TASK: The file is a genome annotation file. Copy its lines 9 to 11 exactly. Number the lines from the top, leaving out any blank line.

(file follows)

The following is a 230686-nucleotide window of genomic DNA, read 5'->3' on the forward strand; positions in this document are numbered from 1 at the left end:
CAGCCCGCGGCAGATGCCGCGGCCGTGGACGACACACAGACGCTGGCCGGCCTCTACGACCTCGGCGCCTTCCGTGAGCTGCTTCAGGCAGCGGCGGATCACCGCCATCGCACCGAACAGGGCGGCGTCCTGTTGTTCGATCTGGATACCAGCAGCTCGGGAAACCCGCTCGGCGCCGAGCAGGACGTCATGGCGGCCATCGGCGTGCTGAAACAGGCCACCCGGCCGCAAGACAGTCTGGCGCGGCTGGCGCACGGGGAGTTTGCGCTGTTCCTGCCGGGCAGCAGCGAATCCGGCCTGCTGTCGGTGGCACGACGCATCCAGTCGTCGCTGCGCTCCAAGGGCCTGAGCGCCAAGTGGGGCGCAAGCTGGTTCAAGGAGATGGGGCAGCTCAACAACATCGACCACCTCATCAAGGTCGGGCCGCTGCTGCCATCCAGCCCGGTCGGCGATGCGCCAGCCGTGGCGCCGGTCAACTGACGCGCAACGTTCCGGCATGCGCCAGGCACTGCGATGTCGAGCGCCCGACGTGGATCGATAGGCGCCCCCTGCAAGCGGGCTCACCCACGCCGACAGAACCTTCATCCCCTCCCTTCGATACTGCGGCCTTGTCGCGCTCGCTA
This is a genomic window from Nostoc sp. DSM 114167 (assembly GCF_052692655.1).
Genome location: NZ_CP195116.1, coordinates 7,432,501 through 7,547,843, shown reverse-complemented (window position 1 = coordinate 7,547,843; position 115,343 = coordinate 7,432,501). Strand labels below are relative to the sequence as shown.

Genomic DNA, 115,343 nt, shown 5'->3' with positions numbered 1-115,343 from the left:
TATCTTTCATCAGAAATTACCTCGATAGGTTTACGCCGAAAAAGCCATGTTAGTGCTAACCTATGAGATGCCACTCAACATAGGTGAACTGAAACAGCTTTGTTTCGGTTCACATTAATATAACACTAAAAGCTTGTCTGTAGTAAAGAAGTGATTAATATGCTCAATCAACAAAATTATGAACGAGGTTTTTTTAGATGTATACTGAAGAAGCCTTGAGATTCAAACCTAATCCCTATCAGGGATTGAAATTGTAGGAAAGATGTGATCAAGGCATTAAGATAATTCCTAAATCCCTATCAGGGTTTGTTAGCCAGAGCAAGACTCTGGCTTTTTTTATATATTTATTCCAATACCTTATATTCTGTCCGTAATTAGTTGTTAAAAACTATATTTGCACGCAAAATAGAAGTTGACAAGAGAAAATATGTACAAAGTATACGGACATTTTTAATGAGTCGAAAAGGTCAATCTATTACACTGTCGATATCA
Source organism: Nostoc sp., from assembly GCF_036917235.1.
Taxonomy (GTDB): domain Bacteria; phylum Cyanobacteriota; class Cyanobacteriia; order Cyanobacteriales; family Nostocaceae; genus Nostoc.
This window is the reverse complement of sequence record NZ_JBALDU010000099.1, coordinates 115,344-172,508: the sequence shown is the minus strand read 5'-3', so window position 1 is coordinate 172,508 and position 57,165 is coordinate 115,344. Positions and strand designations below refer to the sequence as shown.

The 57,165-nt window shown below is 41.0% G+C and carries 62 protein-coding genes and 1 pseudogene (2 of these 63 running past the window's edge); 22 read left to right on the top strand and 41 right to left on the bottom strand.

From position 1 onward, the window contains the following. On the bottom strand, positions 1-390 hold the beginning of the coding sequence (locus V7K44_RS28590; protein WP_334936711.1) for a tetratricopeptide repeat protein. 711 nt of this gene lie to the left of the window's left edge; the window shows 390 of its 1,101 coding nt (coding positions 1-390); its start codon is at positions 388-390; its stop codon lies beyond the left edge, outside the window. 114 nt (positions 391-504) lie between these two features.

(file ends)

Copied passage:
This window is the reverse complement of sequence record NZ_JBALDU010000099.1, coordinates 115,344-172,508: the sequence shown is the minus strand read 5'-3', so window position 1 is coordinate 172,508 and position 57,165 is coordinate 115,344. Positions and strand designations below refer to the sequence as shown.

The 57,165-nt window shown below is 41.0% G+C and carries 62 protein-coding genes and 1 pseudogene (2 of these 63 running past the window's edge); 22 read left to right on the top strand and 41 right to left on the bottom strand.

From position 1 onward, the window contains the following. On the bottom strand, positions 1-390 hold the beginning of the coding sequence (locus V7K44_RS28590; protein WP_334936711.1) for a tetratricopeptide repeat protein. 711 nt of this gene lie to the left of the window's left edge; the window shows 390 of its 1,101 coding nt (coding positions 1-390); its start codon is at positions 388-390; its stop codon lies beyond the left edge, outside the window. 114 nt (positions 391-504) lie between these two features.